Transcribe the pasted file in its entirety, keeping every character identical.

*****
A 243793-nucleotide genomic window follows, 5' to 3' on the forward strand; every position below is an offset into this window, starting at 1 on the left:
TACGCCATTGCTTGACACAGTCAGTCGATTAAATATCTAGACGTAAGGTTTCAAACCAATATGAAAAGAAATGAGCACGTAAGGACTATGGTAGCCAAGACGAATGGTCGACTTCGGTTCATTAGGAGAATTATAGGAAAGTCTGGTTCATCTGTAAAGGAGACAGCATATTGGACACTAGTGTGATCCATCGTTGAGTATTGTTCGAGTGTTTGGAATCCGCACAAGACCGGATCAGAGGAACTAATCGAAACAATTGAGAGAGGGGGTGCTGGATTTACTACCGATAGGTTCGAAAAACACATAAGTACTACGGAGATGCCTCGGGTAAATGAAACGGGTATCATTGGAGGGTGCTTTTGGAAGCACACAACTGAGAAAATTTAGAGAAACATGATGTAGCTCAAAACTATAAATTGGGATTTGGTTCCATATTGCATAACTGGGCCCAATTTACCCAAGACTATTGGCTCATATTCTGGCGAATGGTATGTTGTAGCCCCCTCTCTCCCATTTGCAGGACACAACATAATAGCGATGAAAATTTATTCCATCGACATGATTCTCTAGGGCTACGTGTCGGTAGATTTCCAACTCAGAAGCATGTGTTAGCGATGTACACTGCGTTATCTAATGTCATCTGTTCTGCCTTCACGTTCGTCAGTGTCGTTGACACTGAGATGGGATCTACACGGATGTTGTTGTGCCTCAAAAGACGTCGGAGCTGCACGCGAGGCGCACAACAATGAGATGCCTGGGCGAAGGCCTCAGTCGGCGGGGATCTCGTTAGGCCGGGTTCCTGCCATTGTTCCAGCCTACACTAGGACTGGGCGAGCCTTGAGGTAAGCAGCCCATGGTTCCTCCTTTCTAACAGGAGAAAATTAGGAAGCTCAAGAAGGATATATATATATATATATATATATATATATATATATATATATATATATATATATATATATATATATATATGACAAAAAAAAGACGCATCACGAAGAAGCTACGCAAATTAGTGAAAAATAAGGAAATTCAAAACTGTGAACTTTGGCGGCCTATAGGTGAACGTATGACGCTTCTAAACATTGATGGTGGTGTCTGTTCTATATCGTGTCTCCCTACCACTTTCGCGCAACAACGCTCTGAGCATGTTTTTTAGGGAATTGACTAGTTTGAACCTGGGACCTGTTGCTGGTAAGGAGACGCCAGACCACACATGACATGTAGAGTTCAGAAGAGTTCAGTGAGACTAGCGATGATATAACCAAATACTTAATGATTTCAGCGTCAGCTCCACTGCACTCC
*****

A 243793-nucleotide genomic window follows, 5' to 3' on the forward strand; every position below is an offset into this window, starting at 1 on the left:
TACGCCATTGCTTGACACAGTCAGTCGATTAAATATCTAGACGTAAGGTTTCAAACCAATATGAAAAGAAATGAGCACGTAAGGACTATGGTAGCCAAGACGAATGGTCGACTTCGGTTCATTAGGAGAATTATAGGAAAGTCTGGTTCATCTGTAAAGGAGACAGCATATTGGACACTAGTGTGATCCATCGTTGAGTATTGTTCGAGTGTTTGGAATCCGCACAAGACCGGATCAGAGGAACTAATCGAAACAATTGAGAGAGGGGGTGCTGGATTTACTACCGATAGGTTCGAAAAACACATAAGTACTACGGAGATGCCTCGGGTAAATGAAACGGGTATCATTGGAGGGTGCTTTTGGAAGCACACAACTGAGAAAATTTAGAGAAACATGATGTAGCTCAAAACTATAAATTGGGATTTGGTTCCATATTGCATAACTGGGCCCAATTTACCCAAGACTATTGGCTCATATTCTGGCGAATGGTATGTTGTAGCCCCCTCTCTCCCATTTGCAGGACACAACATAATAGCGATGAAAATTTATTCCATCGACATGATTCTCTAGGGCTACGTGTCGGTAGATTTCCAACTCAGAAGCATGTGTTAGCGATGTACACTGCGTTATCTAATGTCATCTGTTCTGCCTTCACGTTCGTCAGTGTCGTTGACACTGAGATGGGATCTACACGGATGTTGTTGTGCCTCAAAAGACGTCGGAGCTGCACGCGAGGCGCACAACAATGAGATGCCTGGGCGAAGGCCTCAGTCGGCGGGGATCTCGTTAGGCCGGGTTCCTGCCATTGTTCCAGCCTACACTAGGACTGGGCGAGCCTTGAGGTAAGCAGCCCATGGTTCCTCCTTTCTAACAGGAGAAAATTAGGAAGCTCAAGAAGGATATATATATATATATATATATATATATATATATATATATATATATATATATATATATATATATATATATGACAAAAAAAAGACGCATCACGAAGAAGCTACGCAAATTAGTGAAAAATAAGGAAATTCAAAACTGTGAACTTTGGCGGCCTATAGGTGAACGTATGACGCTTCTAAACATTGATGGTGGTGTCTGTTCTATATCGTGTCTCCCTACCACTTTCGCGCAACAACGCTCTGAGCATGTTTTTTAGGGAATTGACTAGTTTGAACCTGGGACCTGTTGCTGGTAAGGAGACGCCAGACCACACATGACATGTAGAGTTCAGAAGAGTTCAGTGAGACTAGCGATGATATAACCAAATACTTAATGATTTCAGCGTCAGCTCCACTGCACTCC